Twelve more years passed by. . . . Every one in Russia knows, and will ever remember, what passed between the years 1849 and 1861. In my personal life, too, many changes took place, on which, however, there is no need to enlarge. New interests came into it, new cares. . . . The Baburin couple first fell into the background, then passed out of my mind altogether. Yet I kept up a correspondence with Musa — at very long intervals, however. Sometimes more than a year passed without any tidings of her or of her husband. I heard that soon after 1855 he received permission to return to Russia; but that he preferred to remain in the little Siberian town, where he had been flung by destiny, and where he had apparently made himself a home, and found a haven and a sphere of activity. . . .
And, lo and behold! towards the end of March in 1861, I received the following letter from Musa:—
‘It is so long since I have written to you, most honoured Piotr Petrovitch, that I do not even know whether you are still living; and if you are living, have you not forgotten our existence? But no matter; I cannot resist writing to you today. Everything till now has gone on with us in the same old way: Paramon Semyonitch and I have been always busy with our schools, which are gradually making good progress; besides that, Paramon Semyonitch was taken up with reading and correspondence and his usual discussions with the Old-believers, members of the clergy, and Polish exiles; his health has been fairly good. . . . So has mine. But yesterday! the manifesto of the 19th of February reached us! We had long been on the look-out for it. Rumours had reached us long before of what was being done among you in Petersburg, . . . but yet I can’t describe what it was! You know my husband well; he was not in the least changed by his misfortune; on the contrary, he has grown even stronger and more energetic, and has a will as strong as iron, but at this he could not restrain himself! His hands shook as he read it; then he embraced me three times, and three times he kissed me, tried to say something — but no! he could not! and ended by bursting into tears, which was very astounding to see, and suddenly he shouted, “Hurrah! hurrah! God save the Tsar!” Yes, Piotr Petrovitch, those were his very words! Then he went on: “Now lettest Thou Thy servant depart” . . . and again: “This is the first step, others are bound to follow it”; and, just as he was, bareheaded, ran to tell the great news to our friends. There was a bitter frost, and even a snowstorm coming on. I tried to prevent him, but he would not listen to me. And when he came home, he was all covered with snow, his hair, his face, and his beard — he has a beard right down to his chest now — and the tears were positively frozen on his cheeks! But he was very lively and cheerful, and told me to uncork a bottle of home-made champagne, and he drank with our friends that he had brought back with him, to the health of the Tsar and of Russia, and all free Russians; and taking the glass, and fixing his eyes on the ground, he said: “Nikander, Nikander, do you hear? There are no slaves in Russia any more! Rejoice in the grave, old comrade!” And much more he said; to the effect that his “expectations were fulfilled!” He said, too, that now there could be no turning back; that this was in its way a pledge or promise. . . . I don’t remember everything, but it is long since I have seen him so happy. And so I made up my mind to write to you, so that you might know how we have been rejoicing and exulting in the remote Siberian wilds, so that you might rejoice with us. . . . ’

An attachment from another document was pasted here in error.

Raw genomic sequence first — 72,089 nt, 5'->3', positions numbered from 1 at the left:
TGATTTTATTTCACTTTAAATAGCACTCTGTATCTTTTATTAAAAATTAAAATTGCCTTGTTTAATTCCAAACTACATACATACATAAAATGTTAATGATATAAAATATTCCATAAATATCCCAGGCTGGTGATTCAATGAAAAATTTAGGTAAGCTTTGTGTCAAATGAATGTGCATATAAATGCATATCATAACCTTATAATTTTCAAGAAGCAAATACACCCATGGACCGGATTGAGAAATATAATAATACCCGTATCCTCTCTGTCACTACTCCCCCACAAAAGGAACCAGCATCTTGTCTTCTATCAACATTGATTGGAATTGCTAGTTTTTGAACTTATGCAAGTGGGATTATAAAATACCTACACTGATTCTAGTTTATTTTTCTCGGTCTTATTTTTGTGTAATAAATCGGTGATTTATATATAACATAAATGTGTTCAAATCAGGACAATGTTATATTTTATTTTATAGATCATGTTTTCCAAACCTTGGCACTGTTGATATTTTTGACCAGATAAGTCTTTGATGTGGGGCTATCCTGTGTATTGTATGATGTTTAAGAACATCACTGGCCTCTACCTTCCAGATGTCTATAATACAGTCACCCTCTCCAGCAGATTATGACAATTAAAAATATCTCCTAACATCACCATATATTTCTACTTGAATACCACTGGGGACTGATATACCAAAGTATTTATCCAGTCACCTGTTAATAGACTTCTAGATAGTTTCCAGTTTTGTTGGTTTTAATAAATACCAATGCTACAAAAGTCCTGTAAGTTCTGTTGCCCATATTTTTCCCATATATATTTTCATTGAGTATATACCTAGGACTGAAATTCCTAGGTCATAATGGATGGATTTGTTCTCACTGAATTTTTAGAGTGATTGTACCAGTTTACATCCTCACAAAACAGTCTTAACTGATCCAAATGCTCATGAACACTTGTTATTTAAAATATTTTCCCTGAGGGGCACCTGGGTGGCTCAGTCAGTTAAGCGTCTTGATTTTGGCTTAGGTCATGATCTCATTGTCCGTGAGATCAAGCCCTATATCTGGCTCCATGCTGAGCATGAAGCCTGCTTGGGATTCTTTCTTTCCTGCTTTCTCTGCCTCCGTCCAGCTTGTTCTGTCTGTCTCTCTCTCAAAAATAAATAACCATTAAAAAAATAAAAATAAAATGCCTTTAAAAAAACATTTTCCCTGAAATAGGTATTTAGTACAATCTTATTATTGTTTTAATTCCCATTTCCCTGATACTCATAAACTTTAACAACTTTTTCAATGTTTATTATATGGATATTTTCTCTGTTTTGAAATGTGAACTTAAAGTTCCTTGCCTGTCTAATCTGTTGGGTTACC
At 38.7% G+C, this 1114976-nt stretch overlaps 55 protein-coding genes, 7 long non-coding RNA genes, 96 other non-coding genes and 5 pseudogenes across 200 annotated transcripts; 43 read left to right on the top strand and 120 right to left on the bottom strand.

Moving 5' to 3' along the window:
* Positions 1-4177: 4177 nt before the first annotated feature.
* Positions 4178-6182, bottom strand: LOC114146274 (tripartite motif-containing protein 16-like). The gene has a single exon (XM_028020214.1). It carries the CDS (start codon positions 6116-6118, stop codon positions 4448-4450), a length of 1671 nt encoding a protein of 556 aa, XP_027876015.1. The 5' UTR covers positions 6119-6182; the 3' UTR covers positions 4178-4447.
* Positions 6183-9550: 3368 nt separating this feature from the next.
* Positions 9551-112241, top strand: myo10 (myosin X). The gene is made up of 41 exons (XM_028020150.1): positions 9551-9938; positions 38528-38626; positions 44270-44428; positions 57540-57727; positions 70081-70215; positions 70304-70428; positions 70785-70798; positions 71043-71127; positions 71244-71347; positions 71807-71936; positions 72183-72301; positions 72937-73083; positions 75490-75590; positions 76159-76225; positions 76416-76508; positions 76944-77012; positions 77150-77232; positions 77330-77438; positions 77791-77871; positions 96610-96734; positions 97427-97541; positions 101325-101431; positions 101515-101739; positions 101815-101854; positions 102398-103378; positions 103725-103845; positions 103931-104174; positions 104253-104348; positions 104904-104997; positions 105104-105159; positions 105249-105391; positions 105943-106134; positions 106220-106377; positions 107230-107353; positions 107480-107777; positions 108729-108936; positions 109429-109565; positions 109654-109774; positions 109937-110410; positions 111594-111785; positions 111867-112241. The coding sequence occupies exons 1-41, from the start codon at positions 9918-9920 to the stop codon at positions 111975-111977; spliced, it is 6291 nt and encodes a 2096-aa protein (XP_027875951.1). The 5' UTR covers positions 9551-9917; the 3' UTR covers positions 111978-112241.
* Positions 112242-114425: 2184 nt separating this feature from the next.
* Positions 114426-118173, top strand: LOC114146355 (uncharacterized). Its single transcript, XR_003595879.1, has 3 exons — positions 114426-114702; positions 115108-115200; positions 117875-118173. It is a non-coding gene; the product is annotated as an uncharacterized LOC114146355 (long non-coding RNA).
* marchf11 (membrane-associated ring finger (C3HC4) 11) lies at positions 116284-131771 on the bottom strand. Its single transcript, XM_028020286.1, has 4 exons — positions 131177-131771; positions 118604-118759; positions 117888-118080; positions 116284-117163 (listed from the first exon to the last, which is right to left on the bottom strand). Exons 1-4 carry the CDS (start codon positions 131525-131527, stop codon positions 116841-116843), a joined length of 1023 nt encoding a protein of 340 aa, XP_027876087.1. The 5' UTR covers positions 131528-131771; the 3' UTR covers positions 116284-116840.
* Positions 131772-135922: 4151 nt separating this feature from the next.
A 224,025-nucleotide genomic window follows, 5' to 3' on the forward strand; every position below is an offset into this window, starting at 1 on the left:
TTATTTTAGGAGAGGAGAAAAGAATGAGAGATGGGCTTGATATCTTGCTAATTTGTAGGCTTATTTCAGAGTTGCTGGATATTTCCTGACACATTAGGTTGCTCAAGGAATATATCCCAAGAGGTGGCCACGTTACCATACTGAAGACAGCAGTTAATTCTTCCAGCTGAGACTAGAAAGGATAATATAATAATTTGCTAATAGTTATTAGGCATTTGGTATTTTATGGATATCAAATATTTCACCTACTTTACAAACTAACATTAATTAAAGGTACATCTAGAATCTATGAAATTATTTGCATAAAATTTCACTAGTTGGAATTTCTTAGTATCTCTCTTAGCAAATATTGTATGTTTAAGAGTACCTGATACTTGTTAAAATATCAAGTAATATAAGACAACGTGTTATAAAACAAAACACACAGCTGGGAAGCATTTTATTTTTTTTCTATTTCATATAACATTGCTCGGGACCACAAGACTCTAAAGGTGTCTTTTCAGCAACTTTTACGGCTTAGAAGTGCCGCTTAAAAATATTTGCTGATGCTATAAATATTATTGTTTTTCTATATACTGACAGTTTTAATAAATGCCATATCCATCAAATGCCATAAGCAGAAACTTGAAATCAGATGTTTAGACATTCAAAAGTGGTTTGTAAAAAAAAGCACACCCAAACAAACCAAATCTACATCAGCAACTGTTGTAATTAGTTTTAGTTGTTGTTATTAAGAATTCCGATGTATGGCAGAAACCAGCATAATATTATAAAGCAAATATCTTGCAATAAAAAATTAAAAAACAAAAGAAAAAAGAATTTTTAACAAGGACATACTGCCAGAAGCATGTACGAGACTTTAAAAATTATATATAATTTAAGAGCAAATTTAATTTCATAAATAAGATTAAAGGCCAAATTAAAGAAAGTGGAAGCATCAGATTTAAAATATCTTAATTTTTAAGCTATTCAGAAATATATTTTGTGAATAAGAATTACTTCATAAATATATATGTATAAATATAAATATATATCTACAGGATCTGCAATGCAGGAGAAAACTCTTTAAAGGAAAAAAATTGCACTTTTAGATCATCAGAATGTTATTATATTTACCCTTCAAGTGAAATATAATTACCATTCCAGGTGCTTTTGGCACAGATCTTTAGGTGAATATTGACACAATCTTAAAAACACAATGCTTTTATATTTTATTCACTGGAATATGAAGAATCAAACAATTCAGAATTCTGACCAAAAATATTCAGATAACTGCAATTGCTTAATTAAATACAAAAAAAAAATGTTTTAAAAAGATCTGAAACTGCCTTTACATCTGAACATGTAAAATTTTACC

This letter I received at the end of March. At the beginning of May another very brief letter arrived from Musa. She informed me that her husband, Paramon Semyonitch Baburin, had taken cold on the very day of the arrival of the manifesto, and died on the 12th of April of inflammation of the lungs, in the 67th year of his age. She added that she intended to remain where his body lay at rest, and to go on with the work he had bequeathed her, since such was the last wish of Paramon Semyonitch, and that was her only law.
Since then I have heard no more of Musa.
This web edition published by:
The University of Adelaide Library
University of Adelaide
South Australia 5005
Last updated Monday, December 22, 2014 at 10:55